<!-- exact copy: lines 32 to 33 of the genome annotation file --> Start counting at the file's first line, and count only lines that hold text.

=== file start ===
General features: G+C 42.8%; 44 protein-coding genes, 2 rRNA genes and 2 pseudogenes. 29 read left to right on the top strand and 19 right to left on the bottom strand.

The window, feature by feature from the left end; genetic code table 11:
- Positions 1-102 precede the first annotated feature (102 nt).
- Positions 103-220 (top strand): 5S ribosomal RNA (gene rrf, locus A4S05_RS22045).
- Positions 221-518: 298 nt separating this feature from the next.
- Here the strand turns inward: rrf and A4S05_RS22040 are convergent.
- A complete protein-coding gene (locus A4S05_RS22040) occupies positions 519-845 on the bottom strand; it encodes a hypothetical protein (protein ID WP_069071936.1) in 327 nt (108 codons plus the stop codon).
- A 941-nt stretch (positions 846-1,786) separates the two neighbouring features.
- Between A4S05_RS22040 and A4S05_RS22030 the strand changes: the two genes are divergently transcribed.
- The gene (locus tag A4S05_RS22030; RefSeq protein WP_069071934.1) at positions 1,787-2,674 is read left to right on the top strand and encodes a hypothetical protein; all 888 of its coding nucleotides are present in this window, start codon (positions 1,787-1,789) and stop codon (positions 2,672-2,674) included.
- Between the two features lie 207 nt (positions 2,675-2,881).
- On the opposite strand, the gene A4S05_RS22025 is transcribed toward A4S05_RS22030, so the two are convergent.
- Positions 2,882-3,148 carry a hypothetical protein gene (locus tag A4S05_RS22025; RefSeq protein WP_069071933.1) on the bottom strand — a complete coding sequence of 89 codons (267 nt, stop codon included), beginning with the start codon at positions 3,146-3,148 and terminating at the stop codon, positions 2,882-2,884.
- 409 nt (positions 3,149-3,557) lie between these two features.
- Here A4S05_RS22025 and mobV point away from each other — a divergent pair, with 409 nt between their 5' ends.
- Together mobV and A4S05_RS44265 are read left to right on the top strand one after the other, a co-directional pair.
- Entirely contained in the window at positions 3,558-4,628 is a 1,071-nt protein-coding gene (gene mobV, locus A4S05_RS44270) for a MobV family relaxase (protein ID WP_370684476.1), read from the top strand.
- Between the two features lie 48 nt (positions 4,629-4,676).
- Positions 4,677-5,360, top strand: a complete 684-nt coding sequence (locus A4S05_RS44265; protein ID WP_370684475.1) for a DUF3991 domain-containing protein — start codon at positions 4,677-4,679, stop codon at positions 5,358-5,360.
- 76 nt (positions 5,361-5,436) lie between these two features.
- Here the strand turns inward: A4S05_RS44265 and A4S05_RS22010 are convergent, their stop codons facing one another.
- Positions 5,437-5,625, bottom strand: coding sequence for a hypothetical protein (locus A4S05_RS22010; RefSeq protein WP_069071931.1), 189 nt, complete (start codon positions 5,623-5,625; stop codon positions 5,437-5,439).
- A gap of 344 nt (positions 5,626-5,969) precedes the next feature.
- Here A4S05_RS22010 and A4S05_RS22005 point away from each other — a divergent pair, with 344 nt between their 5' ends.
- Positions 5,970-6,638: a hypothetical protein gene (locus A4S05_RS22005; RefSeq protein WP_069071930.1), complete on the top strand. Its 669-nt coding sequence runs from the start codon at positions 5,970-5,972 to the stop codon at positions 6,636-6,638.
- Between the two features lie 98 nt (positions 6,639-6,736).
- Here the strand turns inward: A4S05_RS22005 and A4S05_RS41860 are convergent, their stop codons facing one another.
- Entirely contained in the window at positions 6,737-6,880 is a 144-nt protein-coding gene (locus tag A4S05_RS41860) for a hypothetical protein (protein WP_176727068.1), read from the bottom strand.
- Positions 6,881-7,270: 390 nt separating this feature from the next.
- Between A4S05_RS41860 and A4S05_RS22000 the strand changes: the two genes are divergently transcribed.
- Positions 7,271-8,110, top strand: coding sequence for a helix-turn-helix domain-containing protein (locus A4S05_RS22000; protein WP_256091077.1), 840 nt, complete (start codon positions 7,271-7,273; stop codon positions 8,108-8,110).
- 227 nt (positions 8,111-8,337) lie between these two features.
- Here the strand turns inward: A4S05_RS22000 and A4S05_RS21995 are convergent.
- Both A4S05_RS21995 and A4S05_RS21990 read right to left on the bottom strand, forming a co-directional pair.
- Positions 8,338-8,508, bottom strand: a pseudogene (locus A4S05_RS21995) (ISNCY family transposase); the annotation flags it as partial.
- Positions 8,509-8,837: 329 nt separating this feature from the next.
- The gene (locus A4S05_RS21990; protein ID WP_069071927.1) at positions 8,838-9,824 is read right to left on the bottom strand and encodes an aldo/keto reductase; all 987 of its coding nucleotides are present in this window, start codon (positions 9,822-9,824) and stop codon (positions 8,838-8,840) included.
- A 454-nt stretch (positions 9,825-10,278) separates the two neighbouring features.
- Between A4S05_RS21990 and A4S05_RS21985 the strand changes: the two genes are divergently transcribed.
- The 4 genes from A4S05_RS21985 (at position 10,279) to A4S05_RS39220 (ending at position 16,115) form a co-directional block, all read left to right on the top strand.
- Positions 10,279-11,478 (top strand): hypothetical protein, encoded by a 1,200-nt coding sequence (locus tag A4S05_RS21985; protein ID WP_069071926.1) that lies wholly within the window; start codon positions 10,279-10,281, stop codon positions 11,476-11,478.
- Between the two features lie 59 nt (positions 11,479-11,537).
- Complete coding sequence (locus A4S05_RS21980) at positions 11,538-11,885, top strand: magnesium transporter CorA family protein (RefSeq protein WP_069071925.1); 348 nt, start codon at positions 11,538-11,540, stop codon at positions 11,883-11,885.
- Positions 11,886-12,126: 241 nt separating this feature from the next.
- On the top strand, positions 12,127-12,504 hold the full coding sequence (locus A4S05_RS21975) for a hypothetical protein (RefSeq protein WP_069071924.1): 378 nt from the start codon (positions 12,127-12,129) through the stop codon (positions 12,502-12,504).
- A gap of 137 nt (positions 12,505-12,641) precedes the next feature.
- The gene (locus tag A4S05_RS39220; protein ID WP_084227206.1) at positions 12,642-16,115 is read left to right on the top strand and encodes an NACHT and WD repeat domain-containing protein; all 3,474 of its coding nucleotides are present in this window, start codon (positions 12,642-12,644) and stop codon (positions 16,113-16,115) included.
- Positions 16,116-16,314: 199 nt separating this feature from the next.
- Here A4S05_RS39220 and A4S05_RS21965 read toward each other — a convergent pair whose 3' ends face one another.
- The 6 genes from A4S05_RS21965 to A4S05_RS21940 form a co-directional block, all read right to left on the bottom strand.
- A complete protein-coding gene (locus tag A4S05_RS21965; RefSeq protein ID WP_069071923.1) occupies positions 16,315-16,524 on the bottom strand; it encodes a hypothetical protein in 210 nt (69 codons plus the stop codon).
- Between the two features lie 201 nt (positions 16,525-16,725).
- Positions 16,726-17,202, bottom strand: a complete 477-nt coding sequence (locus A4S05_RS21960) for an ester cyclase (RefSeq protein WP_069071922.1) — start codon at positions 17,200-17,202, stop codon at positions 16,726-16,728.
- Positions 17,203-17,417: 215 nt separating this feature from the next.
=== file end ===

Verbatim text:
- 227 nt (positions 8,111-8,337) lie between these two features.
- Here the strand turns inward: A4S05_RS22000 and A4S05_RS21995 are convergent.